But, back to Spurr — a man I observed performing various excavation chores, usually wearing a distinctive, tinted-billed straw hat, not to mention a palpable gleam of boyish enthusiasm — my indelible image of him was planted in my mind on a sunny Wednesday afternoon, Sept. 25, as the archaeological crew buttoned down its sophisticated, fine-tuned project for the night. My wife had spelled me in my son’s Springfield hospital room and told me in passing that a friend had left a phone message to say he was traveling to the site to meet an important Paleo scholar expected to arrive from France that afternoon. Good timing, I thought, having already intended to stop on my may through and see what was happening. Upon my arrival, I noticed local dig-liaison and Deerfield Historical Commission member David “Bud” Driver standing and talking to a thin, distinguished, bespectacled, gray-bearded man between the gabled ends of two barns stuffed with aromatic field tobacco. Driver signaled me over with his hand and introduced me to Duncan Caldwell, who I discovered was the very man my telephone pal thought I should know was due. I spoke for some time with Caldwell, a fascinating man and skilled conversationalist who was most interested in historical context of the site known to me as Hopewell Plain and the swamp below, which I was more than willing to provide, the rambling, dynamic conversation lasting perhaps 20 minutes, stopping just in time for us to wander toward the picnic table where the work crew gathered at the end of each day for casual conversation and laughs.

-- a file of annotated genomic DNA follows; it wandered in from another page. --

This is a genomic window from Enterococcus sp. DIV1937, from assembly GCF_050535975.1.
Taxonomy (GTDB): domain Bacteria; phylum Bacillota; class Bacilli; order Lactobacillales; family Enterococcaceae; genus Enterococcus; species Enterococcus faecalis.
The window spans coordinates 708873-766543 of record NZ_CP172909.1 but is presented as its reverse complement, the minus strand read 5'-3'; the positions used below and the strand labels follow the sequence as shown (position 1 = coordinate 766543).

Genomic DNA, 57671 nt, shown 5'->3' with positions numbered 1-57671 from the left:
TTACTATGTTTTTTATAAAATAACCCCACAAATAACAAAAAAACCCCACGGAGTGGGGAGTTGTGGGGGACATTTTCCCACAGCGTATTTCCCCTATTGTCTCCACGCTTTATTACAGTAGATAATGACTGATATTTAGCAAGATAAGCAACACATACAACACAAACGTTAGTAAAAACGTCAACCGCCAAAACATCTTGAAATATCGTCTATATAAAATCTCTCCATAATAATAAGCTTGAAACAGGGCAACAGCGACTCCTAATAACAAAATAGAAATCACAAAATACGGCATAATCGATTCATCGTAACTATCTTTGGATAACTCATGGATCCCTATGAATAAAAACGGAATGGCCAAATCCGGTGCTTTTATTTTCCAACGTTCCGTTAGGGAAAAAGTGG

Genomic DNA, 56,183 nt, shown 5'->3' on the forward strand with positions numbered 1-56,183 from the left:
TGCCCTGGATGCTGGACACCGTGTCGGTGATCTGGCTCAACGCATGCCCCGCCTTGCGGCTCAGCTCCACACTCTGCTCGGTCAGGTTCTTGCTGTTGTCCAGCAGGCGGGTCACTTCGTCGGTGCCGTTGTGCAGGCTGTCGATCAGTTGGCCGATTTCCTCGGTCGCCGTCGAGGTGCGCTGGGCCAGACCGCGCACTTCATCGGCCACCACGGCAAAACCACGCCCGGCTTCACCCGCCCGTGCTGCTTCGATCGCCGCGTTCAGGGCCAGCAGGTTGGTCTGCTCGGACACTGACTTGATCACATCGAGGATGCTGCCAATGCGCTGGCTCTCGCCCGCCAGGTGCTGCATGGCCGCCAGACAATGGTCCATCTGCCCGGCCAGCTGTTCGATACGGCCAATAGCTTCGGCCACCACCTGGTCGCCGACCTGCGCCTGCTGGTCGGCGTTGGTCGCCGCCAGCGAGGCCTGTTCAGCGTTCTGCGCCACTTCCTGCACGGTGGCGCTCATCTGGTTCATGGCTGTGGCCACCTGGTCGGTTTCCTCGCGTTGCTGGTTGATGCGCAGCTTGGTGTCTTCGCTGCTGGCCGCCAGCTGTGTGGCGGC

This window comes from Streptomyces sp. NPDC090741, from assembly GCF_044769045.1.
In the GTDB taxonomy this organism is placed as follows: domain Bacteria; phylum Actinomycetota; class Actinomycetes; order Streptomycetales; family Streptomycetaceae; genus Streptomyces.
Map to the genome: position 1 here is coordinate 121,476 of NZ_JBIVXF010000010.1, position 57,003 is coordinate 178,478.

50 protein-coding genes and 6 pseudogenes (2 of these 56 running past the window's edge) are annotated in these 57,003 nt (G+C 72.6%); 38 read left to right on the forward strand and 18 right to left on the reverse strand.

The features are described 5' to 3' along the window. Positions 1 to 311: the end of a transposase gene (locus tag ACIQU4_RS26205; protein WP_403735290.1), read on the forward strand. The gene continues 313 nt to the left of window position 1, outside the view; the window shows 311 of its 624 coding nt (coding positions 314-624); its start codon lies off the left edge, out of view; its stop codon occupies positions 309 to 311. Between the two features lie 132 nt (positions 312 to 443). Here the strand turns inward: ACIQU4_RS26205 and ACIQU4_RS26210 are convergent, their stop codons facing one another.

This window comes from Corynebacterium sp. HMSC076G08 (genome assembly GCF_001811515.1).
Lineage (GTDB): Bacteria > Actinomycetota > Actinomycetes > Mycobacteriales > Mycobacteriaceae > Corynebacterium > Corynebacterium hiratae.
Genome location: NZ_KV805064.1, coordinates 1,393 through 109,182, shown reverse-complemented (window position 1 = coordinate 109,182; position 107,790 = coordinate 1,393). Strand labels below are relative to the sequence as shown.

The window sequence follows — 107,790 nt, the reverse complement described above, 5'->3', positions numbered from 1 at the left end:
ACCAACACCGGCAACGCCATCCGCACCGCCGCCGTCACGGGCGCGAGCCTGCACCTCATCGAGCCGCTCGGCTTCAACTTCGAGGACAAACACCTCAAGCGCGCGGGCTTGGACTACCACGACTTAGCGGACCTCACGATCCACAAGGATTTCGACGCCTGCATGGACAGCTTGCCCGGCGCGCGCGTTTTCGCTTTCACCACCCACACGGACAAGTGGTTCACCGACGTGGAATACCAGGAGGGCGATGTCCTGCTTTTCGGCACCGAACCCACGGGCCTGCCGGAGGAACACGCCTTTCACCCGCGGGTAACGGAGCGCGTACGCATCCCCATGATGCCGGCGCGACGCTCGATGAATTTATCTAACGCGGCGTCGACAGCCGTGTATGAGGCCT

On our short walk to the table, capped with a cooler-ful of soft drinks, a few colorful pumpkins and items of discarded clothing here and there, Caldwell recognized Spurr standing near a wooden-framed, wire-screen sifter resting on sawhorses along the edge of a two-meter-square hole and greeted him with a warm hello and smile. He immediately walked over to him, shook hands and wrapped both arms around him in a brotherly embrace that told me Spurr — a retired Ph.D chemist with a Dartmouth and Cornell academic pedigree — was not anyone you’d call an amateur. Caldwell, a world-renowned expert in Paleo-Indians, was obviously greeting him as a peer and colleague, someone he had worked with many times before and for whom he held his deepest respect.